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Funding Our Future: Five Pillars for Advancing Rights-Based Climate Finance

This new report from the Center for International Environmental Law: "Funding Our Future: Five Pillars for Rights-Based Climate Finance" explores how climate finance can advance the principal goals of the UNFCCC and the Paris Agreement and protect human rights. Adequate climate finance must flow from those developed countries most responsible for the climate crisis to those developing countries least responsible for it, yet most adversely affected by it. Funding must reach those most in need, without creating new debt or compounding existing inequalities.

Working with Savings Groups During COVID-19

COVID-19 poses health and economic risks for savings groups as markets falter; and mobility and community gathering are restrained. This post highlights guidance from CARE to help implementers consider how best to support savings groups and their members during this crisis.

EMMA: Emergency Market Mapping & Analysis

EMMA is a set of tools and guidance notes. It encourages and assists front-line humanitarian staff in sudden-onset emergencies to better understand, accommodate and make use of market-systems. It does not offer a simplistic blueprint for action. However, EMMA does provide accessible, relevant guidance to staff who are not already specialists in market analysis. The EMMA toolkit adds value to established humanitarian practices in diverse contexts.

Responding to Health Risks Along the Value Chain

This paper offers a helpful overview of the key health risks along the value chain, trends that are driving greater scrutiny of food safety, and the challenge of exclusion from safe food value chains faced by poor consumers and producers. It puts forward a modified risk analysis framework to address food safety concerns while also supporting market access by smallholder farmers. Finally, the authors offer several potential solutions to address food safety issues created by information asymmetries, inequities in market power and abuses of power.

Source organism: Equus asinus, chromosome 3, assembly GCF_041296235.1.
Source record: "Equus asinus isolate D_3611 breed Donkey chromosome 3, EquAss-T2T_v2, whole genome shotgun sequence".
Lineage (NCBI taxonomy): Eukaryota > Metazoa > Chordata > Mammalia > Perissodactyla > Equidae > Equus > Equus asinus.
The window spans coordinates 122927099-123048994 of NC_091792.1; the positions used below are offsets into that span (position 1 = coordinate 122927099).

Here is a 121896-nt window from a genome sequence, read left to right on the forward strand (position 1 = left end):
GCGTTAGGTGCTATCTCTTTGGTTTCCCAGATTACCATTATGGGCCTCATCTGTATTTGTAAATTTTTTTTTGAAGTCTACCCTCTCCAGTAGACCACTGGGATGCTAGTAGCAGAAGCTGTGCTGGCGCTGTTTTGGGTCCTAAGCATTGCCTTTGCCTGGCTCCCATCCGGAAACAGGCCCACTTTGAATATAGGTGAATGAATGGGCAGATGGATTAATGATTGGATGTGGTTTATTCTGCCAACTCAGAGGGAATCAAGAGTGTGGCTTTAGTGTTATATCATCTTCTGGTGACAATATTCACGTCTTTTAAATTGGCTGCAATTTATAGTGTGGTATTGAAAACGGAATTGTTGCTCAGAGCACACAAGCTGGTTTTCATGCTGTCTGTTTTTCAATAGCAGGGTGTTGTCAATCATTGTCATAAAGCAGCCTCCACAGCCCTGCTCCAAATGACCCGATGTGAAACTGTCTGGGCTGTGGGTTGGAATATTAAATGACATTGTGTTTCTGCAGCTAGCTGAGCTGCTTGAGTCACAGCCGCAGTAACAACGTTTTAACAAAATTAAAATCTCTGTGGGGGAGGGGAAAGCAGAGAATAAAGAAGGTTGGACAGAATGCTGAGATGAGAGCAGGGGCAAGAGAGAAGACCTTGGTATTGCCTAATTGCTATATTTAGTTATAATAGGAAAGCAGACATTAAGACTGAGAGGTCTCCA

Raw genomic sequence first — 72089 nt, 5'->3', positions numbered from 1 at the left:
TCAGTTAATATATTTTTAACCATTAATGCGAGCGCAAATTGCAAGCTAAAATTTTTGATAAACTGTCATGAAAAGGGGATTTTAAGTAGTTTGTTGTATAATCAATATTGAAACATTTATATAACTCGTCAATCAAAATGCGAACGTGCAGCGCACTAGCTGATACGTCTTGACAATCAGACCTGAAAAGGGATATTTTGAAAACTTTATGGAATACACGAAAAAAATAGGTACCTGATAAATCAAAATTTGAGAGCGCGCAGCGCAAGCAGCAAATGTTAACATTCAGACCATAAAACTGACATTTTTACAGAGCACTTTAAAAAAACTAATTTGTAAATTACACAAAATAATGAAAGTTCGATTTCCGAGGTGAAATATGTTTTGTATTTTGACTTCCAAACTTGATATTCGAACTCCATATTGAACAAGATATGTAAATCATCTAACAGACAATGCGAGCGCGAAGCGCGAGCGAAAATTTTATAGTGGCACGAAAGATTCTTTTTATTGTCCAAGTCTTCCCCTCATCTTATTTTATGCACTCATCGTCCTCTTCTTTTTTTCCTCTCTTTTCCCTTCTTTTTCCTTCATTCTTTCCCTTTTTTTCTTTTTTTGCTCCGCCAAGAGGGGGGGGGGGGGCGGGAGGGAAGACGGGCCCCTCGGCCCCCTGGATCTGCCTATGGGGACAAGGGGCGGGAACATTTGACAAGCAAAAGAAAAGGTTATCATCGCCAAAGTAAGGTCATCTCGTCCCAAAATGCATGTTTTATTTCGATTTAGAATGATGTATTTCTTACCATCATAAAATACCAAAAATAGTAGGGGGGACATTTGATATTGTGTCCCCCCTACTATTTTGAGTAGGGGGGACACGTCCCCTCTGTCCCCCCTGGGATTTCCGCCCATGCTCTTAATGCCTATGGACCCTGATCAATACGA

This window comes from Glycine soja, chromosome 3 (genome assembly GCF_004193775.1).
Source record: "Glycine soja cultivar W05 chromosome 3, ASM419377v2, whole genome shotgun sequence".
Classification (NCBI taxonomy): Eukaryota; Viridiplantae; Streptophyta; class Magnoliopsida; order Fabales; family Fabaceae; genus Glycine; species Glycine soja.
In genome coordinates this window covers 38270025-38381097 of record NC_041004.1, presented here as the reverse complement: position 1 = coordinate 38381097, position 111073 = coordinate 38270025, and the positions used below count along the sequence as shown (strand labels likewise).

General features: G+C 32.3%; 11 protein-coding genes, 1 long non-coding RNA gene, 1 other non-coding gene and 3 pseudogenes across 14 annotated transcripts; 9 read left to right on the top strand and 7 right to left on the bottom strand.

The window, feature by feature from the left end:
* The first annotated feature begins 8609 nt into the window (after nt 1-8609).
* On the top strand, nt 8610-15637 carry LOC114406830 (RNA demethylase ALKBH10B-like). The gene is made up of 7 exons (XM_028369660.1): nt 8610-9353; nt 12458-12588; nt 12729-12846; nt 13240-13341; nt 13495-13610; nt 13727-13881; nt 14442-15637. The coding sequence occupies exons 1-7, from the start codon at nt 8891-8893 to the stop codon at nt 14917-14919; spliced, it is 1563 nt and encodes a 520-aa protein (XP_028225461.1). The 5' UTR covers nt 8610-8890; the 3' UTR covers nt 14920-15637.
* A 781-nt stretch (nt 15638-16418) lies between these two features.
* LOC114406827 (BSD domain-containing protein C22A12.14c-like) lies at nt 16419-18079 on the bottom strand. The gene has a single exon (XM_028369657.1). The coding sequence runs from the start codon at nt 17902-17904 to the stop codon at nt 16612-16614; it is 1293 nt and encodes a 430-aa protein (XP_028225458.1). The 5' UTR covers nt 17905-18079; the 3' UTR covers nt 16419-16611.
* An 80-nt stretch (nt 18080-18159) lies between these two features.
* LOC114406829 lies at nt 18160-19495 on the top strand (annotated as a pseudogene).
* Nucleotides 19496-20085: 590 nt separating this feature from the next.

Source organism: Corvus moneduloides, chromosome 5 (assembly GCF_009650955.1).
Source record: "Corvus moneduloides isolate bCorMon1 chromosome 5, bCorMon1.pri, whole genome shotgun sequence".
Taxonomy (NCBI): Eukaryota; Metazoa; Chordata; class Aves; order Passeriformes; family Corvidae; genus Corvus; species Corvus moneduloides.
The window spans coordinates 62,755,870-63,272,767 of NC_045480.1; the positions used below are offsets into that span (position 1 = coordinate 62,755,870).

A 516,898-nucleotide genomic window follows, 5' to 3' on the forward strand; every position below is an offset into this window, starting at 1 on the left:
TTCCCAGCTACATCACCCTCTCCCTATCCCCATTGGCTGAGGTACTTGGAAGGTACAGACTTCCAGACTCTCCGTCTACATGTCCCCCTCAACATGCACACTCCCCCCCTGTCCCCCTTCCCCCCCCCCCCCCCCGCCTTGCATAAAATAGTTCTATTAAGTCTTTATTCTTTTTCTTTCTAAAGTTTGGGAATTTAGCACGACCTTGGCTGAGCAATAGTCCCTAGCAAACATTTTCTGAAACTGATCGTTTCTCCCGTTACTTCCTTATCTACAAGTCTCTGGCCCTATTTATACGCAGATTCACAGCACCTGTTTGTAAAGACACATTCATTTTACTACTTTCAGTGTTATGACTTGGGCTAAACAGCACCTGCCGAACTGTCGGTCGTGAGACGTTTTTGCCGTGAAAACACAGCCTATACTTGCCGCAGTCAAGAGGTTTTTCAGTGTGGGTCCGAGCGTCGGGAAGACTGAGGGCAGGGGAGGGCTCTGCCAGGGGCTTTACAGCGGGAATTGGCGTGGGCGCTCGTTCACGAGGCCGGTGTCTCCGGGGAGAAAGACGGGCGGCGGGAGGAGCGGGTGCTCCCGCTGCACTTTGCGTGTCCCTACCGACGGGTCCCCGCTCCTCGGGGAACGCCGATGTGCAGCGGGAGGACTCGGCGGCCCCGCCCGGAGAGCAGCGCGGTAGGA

Value Chains for Nutrition

Value Chains and Nutrition provides an important overview of the theoretical and actual application of the value chain approach to improving nutrition.  It outlines the pathways through which the two can interact, and then summarizes eight case studies in which value chain-related initiatives have addressed nutrition.

Market-based approaches to nutrition improvement and food security and linkages to agriculture: TechnoServe’s Evolving Strategy

This presentation by TechnoServe presents the organization's strategy for improving nutrition through its work with the private sector. Five strategies are outlined: nutritional reviews, food fortification, commercialization of nutritious food, crop diversification, and encouraging embedded nutritional services by value chain actors. The presentation briefly examples two examples of how this strategy could be applied.

Enhancing Nutritional Value and Marketability of Beans through Research and Strengthening Key Value-Chain Stakeholders in Uganda

This short note presents the approach being used by the Dry Grain Pulse Collaborative Research Support Program in Uganda to improve nutritional outcomes through the development of the bean value chain.  The initiative explicitly applies a sustainable livelihoods framework and related tools, including through its emphasis on using participatory methodologies.  In the context of minimal commercialization and low productivity of the bean crop, despite its high micronutrient content, the project works to address multiple overlapping value chain constraints.  The note describes so